Complications of abdominal surgical incisions
- Jason S Mizell, MD, FACS
Jason S Mizell, MD, FACS
- Associate Professor of Surgery
- University of Arkansas for Medical Sciences
Wound complications are important causes of early and late postoperative morbidity following laparotomy. Surgical wounds in normal, healthy individuals heal through an orderly sequence of physiologic events that include inflammation, epithelialization, fibroplasia, and maturation. Mechanical failure or failure of wound healing at the surgical site can lead to disruption of the closure leading to seroma, hematoma, wound dehiscence or hernia. Other complications include surgical site infection and nerve injury. This topic will review prevention and treatment of complications of abdominal surgical incisions.
HEMATOMA AND SEROMA
Hematoma and seroma are collections of blood and serum, respectively. Hematomas are more common than seromas, and usually result from failure of primary hemostasis or a bleeding diathesis (eg, anticoagulation). Hematomas and seromas can cause the incision to separate and predispose to wound infection since bacteria can gain access to deeper layers and multiply uninhibited in the stagnant fluid.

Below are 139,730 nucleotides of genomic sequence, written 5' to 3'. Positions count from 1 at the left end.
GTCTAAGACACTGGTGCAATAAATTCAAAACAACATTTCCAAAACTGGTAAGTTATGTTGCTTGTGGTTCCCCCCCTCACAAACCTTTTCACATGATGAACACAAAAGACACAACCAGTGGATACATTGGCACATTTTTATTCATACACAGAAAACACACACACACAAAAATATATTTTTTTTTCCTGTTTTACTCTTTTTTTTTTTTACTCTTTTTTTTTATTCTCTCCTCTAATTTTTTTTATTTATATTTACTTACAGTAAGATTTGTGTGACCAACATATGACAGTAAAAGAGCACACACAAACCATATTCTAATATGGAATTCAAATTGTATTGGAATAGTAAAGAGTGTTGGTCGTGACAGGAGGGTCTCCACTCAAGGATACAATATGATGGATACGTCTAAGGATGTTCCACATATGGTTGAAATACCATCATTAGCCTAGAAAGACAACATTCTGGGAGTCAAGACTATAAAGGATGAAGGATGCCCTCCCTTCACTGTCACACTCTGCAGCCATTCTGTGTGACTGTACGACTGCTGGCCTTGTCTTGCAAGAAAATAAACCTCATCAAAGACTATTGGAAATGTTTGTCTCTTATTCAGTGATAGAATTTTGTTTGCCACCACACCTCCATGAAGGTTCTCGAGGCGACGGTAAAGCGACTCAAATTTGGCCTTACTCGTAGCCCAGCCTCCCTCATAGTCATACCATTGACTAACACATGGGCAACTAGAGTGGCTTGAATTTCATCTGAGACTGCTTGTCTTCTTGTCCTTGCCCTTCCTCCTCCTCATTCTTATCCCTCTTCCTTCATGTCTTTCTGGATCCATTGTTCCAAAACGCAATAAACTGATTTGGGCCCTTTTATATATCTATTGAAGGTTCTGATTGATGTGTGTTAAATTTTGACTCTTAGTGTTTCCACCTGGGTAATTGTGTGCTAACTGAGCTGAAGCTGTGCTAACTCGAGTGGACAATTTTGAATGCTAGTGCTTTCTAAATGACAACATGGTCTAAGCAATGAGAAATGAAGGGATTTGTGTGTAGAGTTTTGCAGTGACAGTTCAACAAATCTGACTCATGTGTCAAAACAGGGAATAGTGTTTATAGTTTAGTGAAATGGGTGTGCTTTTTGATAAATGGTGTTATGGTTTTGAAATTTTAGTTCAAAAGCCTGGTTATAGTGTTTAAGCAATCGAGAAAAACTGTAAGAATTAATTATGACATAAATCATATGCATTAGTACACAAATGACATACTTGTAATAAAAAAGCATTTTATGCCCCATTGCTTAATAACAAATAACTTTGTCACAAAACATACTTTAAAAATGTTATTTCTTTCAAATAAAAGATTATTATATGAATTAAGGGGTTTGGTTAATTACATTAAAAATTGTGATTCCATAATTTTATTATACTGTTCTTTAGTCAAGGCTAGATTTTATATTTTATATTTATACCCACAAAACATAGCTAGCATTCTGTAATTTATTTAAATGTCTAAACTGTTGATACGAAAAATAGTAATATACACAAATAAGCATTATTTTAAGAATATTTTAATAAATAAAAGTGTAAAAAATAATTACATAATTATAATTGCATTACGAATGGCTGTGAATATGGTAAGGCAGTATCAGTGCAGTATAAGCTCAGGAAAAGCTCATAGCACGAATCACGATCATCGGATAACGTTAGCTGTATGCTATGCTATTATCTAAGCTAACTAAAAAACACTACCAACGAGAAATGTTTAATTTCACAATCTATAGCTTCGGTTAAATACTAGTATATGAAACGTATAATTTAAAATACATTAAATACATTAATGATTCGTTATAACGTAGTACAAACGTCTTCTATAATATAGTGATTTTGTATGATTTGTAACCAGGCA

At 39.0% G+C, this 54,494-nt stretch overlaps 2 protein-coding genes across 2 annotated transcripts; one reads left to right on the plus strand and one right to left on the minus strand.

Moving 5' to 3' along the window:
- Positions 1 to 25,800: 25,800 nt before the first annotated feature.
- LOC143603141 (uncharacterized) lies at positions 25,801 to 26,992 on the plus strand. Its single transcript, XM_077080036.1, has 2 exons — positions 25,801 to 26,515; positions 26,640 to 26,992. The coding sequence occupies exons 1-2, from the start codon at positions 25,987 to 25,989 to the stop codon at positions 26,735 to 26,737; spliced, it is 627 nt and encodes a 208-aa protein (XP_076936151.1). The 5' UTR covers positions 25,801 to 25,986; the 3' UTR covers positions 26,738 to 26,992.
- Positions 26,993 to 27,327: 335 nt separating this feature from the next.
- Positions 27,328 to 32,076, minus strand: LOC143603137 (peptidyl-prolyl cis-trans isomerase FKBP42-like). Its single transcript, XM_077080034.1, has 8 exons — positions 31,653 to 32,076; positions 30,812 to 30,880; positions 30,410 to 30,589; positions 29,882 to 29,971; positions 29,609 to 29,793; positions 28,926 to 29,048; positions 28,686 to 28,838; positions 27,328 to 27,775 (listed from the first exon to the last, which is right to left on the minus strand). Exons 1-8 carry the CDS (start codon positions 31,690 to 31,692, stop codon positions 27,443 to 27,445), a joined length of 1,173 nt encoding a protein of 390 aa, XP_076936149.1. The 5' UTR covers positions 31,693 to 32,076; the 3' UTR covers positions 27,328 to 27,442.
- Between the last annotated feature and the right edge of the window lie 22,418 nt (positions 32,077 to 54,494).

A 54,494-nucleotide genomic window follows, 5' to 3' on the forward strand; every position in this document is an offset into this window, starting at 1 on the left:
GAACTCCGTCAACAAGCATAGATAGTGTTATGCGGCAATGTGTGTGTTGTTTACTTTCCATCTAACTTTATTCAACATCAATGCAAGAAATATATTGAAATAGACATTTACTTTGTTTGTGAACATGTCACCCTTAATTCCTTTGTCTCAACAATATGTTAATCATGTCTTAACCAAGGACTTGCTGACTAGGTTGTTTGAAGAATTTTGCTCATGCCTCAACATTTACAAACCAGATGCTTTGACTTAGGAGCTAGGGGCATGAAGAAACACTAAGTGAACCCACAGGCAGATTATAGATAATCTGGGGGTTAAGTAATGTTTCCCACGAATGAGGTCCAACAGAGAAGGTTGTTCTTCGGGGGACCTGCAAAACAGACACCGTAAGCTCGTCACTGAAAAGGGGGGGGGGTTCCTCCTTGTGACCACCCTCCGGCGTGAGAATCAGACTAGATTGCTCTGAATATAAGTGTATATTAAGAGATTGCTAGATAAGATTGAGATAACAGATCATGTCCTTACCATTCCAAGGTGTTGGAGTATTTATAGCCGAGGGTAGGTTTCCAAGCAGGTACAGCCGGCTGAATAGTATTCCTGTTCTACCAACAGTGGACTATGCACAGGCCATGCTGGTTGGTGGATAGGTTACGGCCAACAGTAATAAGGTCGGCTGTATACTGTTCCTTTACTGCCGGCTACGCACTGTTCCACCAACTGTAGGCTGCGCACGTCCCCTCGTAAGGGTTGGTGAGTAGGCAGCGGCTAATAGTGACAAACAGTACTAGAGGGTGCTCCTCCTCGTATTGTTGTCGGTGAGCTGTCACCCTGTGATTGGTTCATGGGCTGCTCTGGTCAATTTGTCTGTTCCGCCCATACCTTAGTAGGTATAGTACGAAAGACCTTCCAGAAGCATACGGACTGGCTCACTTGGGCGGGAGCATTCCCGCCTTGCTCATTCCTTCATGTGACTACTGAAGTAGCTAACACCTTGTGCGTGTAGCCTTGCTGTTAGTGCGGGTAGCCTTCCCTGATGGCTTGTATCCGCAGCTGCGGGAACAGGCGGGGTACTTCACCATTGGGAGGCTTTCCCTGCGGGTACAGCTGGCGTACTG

Clinical manifestations and diagnosis — Clinical manifestations usually appear a few days after surgery but can also be delayed. Collections of blood or serum in the wound may be asymptomatic or manifest as swelling, pain, and/or drainage. If the collection is infected, fever, erythema, wound induration and leukocytosis are also likely. (See 'Surgical site infection' below.)
The diagnosis can usually be made by inspection and palpation of the wound. If the examination is in question, ultrasound or computed tomography (CT) is useful for identifying a fluid collection, if present.To continue reading this article, you must log in with your personal, hospital, or group practice subscription. For more information on subscription options, click below on the option that best describes you:
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- HEMATOMA AND SEROMA
- Clinical manifestations and diagnosis
- SURGICAL SITE INFECTION
- Clinical manifestations and diagnosis
- - Incision and drainage
- - Wound dressings
- - Antibiotic therapy
- - Delayed closure
- - Surgical technique
- FASCIAL DEHISCENCE
- Patient risk factors
- Technical factors
- - Incisional factors
- - Suture
- Clinical manifestations and diagnosis
- - Lifting
- NERVE INJURY
- SPECIAL SITUATIONS
- Morbid obesity
- - Panniculectomy
- - Prevention
- SUMMARY AND RECOMMENDATIONS